The other candidates seem to be riled by Molale’s decision to contest, veterans within the BDP point to the issue of resources as the most pain for them. Molale may present a formidable challenge because of his access to resources despite his less colourful political experience.
Motsaathebe was seen as the heir apparent to former Member of Parliament for Borolong, Kitso Mokaila. But as fate will have it, Molale was drawn into politics by way of special nomination and this changed prospects for Motsaathebe altogether. He hopes to win the primaries though since he has been through the structures.
Motsaathebe has a colourful political curriculum vitae – he has served the BDP at various structures. He has been the national chairperson of the BDP Youth Wing between 2008 and 2010, a position that put him straight into the ruling party’s central committee.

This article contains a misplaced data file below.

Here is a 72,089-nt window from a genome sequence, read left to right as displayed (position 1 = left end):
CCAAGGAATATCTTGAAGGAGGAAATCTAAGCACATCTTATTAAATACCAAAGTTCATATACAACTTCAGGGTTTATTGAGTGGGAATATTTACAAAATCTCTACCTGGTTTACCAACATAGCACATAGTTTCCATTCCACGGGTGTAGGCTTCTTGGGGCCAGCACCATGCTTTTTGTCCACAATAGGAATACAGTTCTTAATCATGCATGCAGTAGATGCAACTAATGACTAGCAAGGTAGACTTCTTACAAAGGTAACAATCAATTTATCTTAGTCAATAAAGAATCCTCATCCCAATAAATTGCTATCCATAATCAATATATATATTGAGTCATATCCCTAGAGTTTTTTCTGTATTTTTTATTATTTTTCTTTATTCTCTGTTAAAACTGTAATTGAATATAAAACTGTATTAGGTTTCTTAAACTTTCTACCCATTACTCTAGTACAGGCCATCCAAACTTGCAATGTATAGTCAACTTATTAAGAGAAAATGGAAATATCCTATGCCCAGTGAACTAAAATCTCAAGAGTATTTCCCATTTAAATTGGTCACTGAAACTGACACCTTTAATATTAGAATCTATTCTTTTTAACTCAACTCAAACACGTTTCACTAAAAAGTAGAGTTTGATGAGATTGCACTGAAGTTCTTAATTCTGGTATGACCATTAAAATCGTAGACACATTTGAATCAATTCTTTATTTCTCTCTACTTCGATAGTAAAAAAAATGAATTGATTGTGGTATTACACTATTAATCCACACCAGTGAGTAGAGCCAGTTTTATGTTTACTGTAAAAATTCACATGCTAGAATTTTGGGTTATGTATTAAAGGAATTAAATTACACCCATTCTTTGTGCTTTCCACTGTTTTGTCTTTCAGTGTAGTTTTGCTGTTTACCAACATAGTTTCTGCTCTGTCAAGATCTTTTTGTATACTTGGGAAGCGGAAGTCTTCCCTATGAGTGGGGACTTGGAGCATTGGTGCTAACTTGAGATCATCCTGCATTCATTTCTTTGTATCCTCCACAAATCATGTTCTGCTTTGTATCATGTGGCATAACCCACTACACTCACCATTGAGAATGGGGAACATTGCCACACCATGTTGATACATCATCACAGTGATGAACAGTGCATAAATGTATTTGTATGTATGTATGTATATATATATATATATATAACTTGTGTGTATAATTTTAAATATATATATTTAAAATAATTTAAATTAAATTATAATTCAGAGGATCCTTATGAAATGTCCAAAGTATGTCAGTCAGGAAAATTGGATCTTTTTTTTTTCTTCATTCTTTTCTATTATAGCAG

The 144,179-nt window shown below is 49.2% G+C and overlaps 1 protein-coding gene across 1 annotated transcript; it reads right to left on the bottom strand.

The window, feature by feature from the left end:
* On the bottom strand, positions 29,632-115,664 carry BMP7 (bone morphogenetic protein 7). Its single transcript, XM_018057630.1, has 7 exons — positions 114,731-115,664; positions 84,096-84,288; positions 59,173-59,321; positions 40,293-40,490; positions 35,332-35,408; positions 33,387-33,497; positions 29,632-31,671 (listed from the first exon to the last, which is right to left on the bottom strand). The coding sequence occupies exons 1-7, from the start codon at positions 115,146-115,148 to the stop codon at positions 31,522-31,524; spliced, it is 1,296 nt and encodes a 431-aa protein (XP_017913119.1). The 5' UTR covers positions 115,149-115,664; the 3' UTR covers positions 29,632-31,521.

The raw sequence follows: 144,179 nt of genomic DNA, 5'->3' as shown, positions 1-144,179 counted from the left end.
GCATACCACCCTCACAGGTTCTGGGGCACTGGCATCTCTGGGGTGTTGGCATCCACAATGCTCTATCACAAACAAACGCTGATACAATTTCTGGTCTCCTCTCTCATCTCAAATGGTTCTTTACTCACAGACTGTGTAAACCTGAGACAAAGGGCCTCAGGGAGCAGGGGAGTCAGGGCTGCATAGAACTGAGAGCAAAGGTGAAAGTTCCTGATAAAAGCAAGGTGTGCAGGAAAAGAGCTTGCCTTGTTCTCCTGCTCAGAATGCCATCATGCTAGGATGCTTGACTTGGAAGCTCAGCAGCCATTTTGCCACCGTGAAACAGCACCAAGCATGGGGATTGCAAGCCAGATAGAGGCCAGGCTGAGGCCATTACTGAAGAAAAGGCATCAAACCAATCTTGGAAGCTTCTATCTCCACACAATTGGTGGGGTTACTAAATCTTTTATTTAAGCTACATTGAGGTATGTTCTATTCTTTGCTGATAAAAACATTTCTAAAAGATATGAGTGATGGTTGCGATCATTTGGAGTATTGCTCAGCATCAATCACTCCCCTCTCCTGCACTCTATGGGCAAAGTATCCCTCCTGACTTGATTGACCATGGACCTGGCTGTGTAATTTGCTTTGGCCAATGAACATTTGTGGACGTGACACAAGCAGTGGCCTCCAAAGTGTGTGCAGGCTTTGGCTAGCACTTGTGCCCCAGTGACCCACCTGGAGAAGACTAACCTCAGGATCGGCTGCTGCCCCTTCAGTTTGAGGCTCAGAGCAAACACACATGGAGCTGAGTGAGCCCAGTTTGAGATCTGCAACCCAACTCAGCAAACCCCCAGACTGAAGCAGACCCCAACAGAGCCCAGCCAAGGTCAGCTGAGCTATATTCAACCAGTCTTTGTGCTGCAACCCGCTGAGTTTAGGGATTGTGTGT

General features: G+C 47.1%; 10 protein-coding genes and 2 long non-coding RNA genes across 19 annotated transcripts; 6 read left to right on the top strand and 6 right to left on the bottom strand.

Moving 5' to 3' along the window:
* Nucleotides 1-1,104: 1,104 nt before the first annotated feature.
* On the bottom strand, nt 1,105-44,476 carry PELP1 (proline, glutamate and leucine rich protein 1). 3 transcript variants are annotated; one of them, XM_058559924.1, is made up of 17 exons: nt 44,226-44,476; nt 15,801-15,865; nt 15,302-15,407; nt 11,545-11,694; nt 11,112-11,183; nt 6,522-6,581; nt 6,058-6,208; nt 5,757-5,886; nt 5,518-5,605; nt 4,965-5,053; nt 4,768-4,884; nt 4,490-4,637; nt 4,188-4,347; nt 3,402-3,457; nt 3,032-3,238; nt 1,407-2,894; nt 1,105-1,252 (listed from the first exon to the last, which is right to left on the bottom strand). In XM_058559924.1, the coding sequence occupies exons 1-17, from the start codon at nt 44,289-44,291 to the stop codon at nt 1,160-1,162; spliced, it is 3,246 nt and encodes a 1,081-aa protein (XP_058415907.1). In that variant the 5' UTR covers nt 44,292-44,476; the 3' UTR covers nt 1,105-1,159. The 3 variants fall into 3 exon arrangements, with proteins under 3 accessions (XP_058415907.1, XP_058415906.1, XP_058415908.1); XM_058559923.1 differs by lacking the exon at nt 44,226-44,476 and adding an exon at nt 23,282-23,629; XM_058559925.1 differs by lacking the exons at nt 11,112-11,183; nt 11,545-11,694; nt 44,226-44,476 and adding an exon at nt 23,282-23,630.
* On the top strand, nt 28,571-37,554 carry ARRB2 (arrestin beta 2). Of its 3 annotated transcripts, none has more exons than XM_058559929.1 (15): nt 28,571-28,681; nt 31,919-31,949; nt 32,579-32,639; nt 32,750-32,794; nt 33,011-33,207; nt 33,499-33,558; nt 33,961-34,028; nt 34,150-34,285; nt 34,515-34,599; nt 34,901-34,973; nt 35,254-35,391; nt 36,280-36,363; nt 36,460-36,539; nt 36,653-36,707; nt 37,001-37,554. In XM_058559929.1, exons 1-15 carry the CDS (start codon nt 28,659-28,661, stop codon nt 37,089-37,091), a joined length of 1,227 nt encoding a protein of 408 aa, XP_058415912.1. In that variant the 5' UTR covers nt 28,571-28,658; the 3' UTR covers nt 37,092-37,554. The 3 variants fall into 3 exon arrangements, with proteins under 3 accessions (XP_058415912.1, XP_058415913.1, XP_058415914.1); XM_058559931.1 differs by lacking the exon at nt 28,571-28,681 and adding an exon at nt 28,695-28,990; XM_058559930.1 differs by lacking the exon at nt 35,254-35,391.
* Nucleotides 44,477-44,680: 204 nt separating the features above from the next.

He also served in the same structure from 2006 to 2008 under the leadership of Kefentse Mzwinila. Motsaathebe was a member of the BDP national disciplinary committee between 2007 and 2009.
At one stage he was at the helm of Tshekedi Khama’s bid to come to Parliament, replacing his brother, Lt Gen Ian Khama. He has also helped the course of BDP’s fraternal relations with the African National Congress (ANC) during his days as Youth Wing chairman by engaging them on various issues and inviting them to Botswana. Today most of those he fraternised with are elevated in the ANC or outside the ANC.
Pule Mabe is a member of the ANC executive and also a Member of Parliament; while Julius Malema has formed his own party, the Economic Freedom Fighters (EFF) and is also in Parliament. Motsaathebe now wants to emulate his peers and go to Parliament, but first he must win BDP primary elections.